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Animal Skin and Allergy Clinic Blog

Does My Pet Have Mites?

Mites in dog fur.

It’s typical to see your cat or dog scratch their ears and shake their heads. Bugs, dust, and even gusts of wind can cause a tickle. If your pet does this more than usual, however, it might mean there’s a bigger issue at play, like ear mites. Not all mite infestations are a cause for concern, but some might result in skin irritation and more serious skin diseases

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Pet Skin Rashes You Might See This Summer

Dog scratching itself.

You know your pet better than anyone, and when something changes, you are likely the first to notice. Changes are particularly obvious when they involve things that you can see in your pet’s external appearance. Issues like skin problems can happen anytime, but the summer months may bring an increase in skin allergies or infections. 

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The Ultimate in Body Malfunctions: Paraphimosis in Dogs

Dog with yellow background.

Just like your laptop or vehicle, sometimes the body has a malfunction. It’s a little bit embarrassing, though, when the part of the body not doing what it is supposed to is part of the reproductive system.

Paraphimosis in dogs is not an uncommon occurrence. This is the medical term for when the penis becomes stuck out. When this happens it can be uncomfortable and lead to complications. Animal Skin and Allergy Clinic wants pet owners to know how to recognize paraphimosis in dogs and what to do when it happens. 

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How to Spot Ear Infections in Dogs

Vet cleaning dog's ears

Ear infections can cause a lot of discomfort for dogs, and if not addressed by a veterinarian, the infection could spread to the inner parts of the ear and lead to bigger health issues. The team at Animal Skin and Allergy Clinic wants to help you learn the signs of ear infections so you can get your dog quick treatment and relief:

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Pet Safe House Plants: Identifying Friend or Foe

Cat smelling plant.

It only seems natural that those who love animals might also enjoy some greenery in their lives. Caring for plants has many similarities to caring for pets, and many people enjoy nurturing both. 

When bringing plants into a home inhabited by pets, though, Animal Skin and Allergy Clinic wants to be sure that our animal-loving clientele realizes that not all plants and pets get along. If you are strategic, though, there are many pet-safe houseplants you can add to your home without worry.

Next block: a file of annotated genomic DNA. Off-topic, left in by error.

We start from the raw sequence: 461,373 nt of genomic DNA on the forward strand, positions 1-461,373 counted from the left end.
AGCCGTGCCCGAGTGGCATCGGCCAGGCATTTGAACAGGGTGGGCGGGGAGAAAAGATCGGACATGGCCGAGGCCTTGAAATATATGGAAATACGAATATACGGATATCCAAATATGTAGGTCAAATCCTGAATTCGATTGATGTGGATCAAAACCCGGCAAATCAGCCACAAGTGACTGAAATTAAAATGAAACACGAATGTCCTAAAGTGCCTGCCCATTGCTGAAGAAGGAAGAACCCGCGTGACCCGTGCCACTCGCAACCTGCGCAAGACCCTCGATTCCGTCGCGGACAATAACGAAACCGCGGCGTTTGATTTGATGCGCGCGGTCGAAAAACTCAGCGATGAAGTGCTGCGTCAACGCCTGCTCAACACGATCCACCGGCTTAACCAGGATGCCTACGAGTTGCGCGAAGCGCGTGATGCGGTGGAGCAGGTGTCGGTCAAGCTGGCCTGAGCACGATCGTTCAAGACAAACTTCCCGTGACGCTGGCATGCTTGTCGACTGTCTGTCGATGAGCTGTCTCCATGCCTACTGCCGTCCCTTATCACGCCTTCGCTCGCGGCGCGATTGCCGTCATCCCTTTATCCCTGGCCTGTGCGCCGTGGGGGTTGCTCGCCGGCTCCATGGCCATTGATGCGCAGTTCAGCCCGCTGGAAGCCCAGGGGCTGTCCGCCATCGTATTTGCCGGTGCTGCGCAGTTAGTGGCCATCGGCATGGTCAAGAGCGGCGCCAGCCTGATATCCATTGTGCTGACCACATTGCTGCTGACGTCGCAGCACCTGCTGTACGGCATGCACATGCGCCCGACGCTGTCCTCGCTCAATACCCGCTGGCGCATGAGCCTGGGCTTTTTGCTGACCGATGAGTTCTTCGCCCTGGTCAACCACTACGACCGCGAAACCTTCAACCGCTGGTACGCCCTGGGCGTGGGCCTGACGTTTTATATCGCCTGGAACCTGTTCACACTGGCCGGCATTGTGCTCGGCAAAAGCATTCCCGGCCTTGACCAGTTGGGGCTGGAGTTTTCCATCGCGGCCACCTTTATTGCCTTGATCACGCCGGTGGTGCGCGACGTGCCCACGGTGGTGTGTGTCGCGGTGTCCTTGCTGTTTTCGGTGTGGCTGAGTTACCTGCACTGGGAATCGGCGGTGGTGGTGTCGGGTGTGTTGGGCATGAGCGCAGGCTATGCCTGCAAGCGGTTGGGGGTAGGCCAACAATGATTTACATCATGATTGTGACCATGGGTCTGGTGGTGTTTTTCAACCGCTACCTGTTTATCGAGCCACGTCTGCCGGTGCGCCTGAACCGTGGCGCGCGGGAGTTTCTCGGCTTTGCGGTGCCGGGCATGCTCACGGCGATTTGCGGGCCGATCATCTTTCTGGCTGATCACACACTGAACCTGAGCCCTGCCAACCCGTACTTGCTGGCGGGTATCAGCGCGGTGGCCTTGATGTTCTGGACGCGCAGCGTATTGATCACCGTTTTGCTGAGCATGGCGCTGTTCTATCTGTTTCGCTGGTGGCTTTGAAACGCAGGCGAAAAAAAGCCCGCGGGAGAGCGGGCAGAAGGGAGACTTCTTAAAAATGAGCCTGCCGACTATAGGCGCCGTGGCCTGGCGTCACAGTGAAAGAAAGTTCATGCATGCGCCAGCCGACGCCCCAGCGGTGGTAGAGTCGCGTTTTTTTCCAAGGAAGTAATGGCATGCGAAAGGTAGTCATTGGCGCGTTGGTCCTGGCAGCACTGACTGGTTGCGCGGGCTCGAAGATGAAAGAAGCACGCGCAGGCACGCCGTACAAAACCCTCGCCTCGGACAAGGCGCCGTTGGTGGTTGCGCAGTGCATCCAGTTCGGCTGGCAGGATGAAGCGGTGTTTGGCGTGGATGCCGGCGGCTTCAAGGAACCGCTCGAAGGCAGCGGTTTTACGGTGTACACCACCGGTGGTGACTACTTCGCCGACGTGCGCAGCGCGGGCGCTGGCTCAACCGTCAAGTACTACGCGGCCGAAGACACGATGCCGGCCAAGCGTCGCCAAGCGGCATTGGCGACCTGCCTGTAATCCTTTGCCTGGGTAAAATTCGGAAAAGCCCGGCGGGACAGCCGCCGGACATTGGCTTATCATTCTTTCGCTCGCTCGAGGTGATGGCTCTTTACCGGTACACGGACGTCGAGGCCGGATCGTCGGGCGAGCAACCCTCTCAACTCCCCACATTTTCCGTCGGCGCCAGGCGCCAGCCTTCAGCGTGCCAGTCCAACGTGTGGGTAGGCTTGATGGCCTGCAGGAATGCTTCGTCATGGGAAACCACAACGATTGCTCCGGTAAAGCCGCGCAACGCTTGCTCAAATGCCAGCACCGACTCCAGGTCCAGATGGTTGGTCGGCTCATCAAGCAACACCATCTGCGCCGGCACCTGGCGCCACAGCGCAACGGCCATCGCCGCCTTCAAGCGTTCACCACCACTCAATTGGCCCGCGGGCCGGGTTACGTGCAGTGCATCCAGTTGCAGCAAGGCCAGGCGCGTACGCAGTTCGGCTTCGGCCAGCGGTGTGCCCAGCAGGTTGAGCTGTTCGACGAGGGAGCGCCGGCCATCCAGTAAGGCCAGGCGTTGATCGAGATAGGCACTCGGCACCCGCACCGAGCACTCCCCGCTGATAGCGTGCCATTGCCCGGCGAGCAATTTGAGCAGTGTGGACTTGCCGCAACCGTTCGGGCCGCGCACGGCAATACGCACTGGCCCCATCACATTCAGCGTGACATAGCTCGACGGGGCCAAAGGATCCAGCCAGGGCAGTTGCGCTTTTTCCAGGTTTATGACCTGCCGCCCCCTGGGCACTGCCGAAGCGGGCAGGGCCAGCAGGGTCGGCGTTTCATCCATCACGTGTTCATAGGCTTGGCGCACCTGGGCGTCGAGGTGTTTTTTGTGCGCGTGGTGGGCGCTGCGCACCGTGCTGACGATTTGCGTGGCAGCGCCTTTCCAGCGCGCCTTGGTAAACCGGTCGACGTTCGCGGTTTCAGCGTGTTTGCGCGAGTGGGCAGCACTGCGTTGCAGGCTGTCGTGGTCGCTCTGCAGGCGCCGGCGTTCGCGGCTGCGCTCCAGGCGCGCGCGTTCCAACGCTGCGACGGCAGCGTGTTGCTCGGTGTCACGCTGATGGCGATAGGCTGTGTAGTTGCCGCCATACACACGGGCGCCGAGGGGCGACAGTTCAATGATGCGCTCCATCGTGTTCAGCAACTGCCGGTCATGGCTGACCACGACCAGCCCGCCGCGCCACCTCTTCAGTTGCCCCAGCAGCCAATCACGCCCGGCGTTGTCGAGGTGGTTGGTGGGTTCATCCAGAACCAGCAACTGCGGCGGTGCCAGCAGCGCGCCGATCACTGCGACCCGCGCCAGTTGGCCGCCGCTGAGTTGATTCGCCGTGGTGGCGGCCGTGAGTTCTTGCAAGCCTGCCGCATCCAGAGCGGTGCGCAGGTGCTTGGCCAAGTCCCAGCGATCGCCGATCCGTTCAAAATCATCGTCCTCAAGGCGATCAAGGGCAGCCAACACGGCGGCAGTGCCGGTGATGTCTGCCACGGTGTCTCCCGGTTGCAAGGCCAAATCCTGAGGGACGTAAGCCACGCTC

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Our Top Five Pet Travel Safety Tips

Dog in suitcase.

Slowly but surely, the world is opening back up again, and we are seeing more and more people itching to get on the road again with pets in tow. To celebrate this, the Animal Skin and Allergy Clinic wants to share our top pet travel safety tips to ensure a fun and successful venture.

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How to Tell if Your Pet is in Pain

Dog laying on the couch.

No one likes being in pain, including our pets. Fortunately, veterinary medicine has come a long way in regards to understanding and managing pain in animals. It’s well known that pets feel pain in much the same way as humans, and that chronic pain can impede healing and affect their quality of life.

Our pets may not have the words to express how they’re feeling, but there are plenty of ways an astute pet owner can tell if their pet is in pain. 

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In Our Veterinary Waiting Room, A Little Goes a Long Way

A dog looking nervous

No one likes to wait, and yet, our lives are simply full of waiting. Sometimes, the result of waiting has a sweet or satisfying reward, but generally speaking, waiting can be stressful.

When pets are forced into their carriers or coerced on their leashes to attend an appointment, nerves in our veterinary waiting room can be palpably felt. With a little extra consideration and emotional management, there are ways to reduce anxiety and improve not only your pet’s experience – but that of other waiting pets, too!

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How to Enjoy the Spring and Avoid a Pet Poisoning

A dog digging in the yard

Spring is just around the corner! You and your pet may be heartily anticipating longer days, but more outside time can increase exposure to potential threats. This begs the question: is your backyard free of hazards

Beyond potentially poisonous chemicals like bait, fertilizers or pesticides, the plants about to pop through top soil could result in a pet poisoning. To create an environment that ensures their well-being (and all but guarantees spring pet safety), we must establish a proactive approach to dangerous springtime plants.

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Should You Be Worried About Holiday Pet Safety?

A cat amongst holiday decorations

The concept of holiday pet safety can mean something slightly different to everyone. But one thing we can all agree on is that the emergency room pales in comparison to all the warmth, laughter, and coziness at home. 

No matter your pet’s species, age, or personality, the strategies for a safe holiday season are the same, and your friends at the Animal Skin and Allergy Clinic can help you get started.

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